Exclusive Webinar Panel: Seniors Housing Development Landscape Changes Amid Pandemic, But Continues Nonetheless

Although COVID-19 has changed the realities of the seniors housing sector, development has adapted and forged ahead.

That’s according to panelists on a webinar titled “Seniors Housing Development Pushes Forward” held Sept. 9. Presented by Seniors Housing Business and sponsored Moves for Seniors, panelists included Charlie Jennings of Harbor Retirement Associates; Bryan Schachter of Watermark Retirement Communities; Rob Leinbach of Cadence Living; Robert Burg of Moves For Seniors; Matt Johnson of McFarlin Group; and moderator Richard Swartz of Cushman & Wakefield.

To view the full webinar, click here.

All the developers in the group said that their new construction projects were moving forward. Harbor Retirement Associates, for example, has opened two seniors housing communities during the pandemic and plans to open four more during the next 120 days.

But that doesn’t mean there haven’t been complications. Jennings notes that, according to NASDAQ, lumber prices rose 85.4 percent between July 1 and Aug. 20. While subcontractors are hungry for the work and lowering bid prices, the materials costs are skyrocketing.

“We just had a bid in the Midwest, and it was the highest number of subcontractors that have ever bid on an individual project. We’re seeing some signs of softening in the prices,” said Jennings. “Unfortunately, those are being offset by what’s happening in the lumber markets.”

Capital has also become extremely scarce. Swartz said that lenders are looking for “deeper pockets and a bigger credit score.”

Although Cadence Living has received two acquisition loans and two construction loans during the pandemic, Leinbach noted that nonrecourse financing has dried up completely.

“We were searching for nonrecourse. It doesn’t exist,” said Leinbach. “We used to get five to 10 bank term sheets [per loan], but now we’re seeing two to three — and none were very fun to read.”

Cadence had never considered looking to HUD for construction financing before, but is now considering that option, added Leinbach. “You have to get creative and understand you need to show your financials.”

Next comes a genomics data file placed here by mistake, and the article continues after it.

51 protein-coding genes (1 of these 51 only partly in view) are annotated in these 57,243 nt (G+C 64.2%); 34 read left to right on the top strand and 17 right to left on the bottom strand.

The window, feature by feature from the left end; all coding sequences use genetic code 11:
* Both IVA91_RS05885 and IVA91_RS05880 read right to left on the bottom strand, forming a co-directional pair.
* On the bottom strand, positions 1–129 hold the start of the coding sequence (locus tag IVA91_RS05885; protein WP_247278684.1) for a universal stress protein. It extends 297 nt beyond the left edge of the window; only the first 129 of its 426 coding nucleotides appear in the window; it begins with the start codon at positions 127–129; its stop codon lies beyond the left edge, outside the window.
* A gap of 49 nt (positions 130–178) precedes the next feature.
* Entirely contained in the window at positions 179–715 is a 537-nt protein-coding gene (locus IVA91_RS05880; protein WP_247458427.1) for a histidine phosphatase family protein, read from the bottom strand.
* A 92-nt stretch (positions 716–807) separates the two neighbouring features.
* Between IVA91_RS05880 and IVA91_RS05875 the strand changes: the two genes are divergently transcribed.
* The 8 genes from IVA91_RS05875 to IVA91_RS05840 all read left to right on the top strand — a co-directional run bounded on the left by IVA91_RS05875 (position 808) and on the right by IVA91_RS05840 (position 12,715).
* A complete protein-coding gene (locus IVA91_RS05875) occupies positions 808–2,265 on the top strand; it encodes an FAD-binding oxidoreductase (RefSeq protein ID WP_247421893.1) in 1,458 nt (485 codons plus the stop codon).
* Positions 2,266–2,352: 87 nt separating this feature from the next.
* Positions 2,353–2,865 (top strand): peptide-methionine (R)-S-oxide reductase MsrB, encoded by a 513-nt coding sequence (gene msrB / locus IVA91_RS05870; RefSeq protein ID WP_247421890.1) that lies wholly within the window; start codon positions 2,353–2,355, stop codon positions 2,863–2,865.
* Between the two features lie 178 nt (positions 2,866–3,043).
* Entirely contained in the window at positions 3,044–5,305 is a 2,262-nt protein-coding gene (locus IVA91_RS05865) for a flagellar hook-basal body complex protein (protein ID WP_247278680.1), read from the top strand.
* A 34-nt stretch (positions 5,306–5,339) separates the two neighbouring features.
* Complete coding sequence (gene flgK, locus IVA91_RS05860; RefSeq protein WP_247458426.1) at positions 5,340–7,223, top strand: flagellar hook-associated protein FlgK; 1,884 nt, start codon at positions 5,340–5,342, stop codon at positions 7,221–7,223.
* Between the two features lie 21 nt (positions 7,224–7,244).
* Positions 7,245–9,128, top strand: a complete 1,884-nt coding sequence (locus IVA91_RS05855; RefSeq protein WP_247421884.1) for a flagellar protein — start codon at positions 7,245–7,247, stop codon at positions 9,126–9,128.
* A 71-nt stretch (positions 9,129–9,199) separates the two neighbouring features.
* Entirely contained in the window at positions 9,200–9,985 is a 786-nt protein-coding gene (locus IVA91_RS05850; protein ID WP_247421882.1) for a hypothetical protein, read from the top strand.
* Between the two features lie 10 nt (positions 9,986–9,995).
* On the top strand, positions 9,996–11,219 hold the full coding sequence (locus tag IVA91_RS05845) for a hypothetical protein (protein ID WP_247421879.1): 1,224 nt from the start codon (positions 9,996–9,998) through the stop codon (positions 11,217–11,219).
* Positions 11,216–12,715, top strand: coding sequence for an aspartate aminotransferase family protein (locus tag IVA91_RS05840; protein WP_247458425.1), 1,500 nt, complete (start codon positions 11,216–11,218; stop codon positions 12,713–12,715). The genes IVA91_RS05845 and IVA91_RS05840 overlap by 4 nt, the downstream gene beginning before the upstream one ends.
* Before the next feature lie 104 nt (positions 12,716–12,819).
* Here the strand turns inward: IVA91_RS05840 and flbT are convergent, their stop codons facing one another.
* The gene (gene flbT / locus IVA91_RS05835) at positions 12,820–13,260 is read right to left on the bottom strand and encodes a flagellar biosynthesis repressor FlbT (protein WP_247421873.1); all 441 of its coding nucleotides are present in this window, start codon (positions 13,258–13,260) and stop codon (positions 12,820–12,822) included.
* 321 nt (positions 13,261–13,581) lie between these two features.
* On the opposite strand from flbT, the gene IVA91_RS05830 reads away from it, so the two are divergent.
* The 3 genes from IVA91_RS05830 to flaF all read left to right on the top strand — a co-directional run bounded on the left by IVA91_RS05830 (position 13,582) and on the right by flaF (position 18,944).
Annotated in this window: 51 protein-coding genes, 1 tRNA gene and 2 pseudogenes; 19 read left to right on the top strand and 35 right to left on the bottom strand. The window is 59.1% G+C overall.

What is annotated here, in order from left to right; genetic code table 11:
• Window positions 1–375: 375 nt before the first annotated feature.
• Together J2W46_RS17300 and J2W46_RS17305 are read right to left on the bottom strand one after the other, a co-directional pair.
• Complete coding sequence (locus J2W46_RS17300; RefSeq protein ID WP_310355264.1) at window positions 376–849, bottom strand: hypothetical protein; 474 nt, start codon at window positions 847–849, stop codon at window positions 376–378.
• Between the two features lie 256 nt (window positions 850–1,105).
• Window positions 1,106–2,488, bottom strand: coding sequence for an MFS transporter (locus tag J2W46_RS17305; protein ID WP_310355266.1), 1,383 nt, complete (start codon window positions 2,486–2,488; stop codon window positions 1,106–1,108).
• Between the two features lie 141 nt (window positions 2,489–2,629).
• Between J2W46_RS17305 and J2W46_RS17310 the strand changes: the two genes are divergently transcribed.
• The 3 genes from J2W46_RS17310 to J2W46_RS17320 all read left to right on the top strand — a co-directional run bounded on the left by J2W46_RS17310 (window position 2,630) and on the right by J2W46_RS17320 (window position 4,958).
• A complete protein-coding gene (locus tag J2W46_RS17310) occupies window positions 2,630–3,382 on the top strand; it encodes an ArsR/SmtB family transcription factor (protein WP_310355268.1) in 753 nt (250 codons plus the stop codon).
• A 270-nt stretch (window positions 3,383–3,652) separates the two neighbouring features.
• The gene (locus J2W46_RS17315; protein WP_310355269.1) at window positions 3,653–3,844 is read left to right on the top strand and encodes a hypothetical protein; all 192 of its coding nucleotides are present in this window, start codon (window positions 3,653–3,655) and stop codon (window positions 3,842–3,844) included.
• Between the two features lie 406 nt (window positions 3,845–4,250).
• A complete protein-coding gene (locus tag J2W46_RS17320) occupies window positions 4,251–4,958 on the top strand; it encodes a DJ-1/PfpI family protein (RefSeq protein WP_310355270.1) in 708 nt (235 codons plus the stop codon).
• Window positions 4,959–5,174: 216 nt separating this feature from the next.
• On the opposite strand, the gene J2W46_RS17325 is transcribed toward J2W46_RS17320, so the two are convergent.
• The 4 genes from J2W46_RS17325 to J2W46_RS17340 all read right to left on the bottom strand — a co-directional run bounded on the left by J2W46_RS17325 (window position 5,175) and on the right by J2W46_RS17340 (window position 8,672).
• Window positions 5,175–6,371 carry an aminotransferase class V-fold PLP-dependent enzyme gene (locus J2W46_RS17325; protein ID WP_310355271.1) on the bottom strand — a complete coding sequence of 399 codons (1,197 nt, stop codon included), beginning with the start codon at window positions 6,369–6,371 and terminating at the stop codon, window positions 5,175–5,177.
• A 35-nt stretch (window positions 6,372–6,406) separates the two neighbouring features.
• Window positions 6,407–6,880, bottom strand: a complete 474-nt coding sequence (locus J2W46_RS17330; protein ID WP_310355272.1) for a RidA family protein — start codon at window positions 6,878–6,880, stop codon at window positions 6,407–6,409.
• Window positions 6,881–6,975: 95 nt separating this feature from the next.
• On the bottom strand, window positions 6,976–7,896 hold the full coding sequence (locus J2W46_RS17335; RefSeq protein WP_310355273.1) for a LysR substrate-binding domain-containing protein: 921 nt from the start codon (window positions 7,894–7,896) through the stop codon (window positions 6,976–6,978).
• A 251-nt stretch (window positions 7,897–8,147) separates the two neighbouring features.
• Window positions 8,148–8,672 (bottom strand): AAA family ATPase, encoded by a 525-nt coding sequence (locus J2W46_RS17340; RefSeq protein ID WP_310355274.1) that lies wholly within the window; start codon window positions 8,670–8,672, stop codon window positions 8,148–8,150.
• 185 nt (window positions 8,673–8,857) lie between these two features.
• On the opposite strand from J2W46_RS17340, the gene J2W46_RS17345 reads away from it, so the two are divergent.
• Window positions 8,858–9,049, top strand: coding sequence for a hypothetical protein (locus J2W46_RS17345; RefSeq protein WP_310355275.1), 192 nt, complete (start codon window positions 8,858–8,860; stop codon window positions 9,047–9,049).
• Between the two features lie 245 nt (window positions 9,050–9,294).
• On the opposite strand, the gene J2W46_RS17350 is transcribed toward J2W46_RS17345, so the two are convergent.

Schachter noted that Watermark has moved forward with all of its planned development, but only with the help of partners who believe in the long-term benefits of the seniors housing sector.

“It’s more difficult to get people on board, but there are still opportunities out there. The right groups are patient, see the medium- and long-term strength of the industry and thus far haven’t been spooked away. None of our deals have been called off, but we have re-strategized and changed the timing of some of those projects.”

What does the future look like?

One of the hot topics in the industry since the pandemic struck was how much change would be temporary versus what is here to stay.

Cadence is considering changes to the physical design of its buildings, such as constructing a model apartment that has its own entrance so prospective residents don’t have to enter the main living areas. Independent living areas should have their own entry point, rather than having all residents and staff come in the same door, said Leinbach. This way, if there are future lockdowns for higher levels of care, independent living residents can still come and go.

“Everything is on the table,” said Leinbach. “When we see a piece of dirt, we’re looking at adding some cottages — we’ve seen those do very well throughout COVID.”

Other COVID-19 design considerations include HVAC filtration systems, touchless faucets, antimicrobial surfaces, outdoor amenities, visitation areas that allow social distancing and multiple dining venues so residents can spread out.

Before the pandemic even struck, McFarlin Group was already focusing on development of active adult properties. This is closer to standard multifamily and is more likely to catch the first wave of baby boomers, who are still about 10 years younger than the average seniors housing resident, said Johnson.

Harbor is implementing what Jennings calls “no-brainers” for the future, such as touchless controls and antimicrobial, NSF-certified countertops like those used in restaurant kitchens. However, he encourages developers not to make rash decisions until the pandemic has passed.

“You have to be very careful about overreacting right now,” concluded Jennings. “The last pandemic we had was 100 years ago. None of us knows what the post-COVID world looks like.”

— Jeff Shaw

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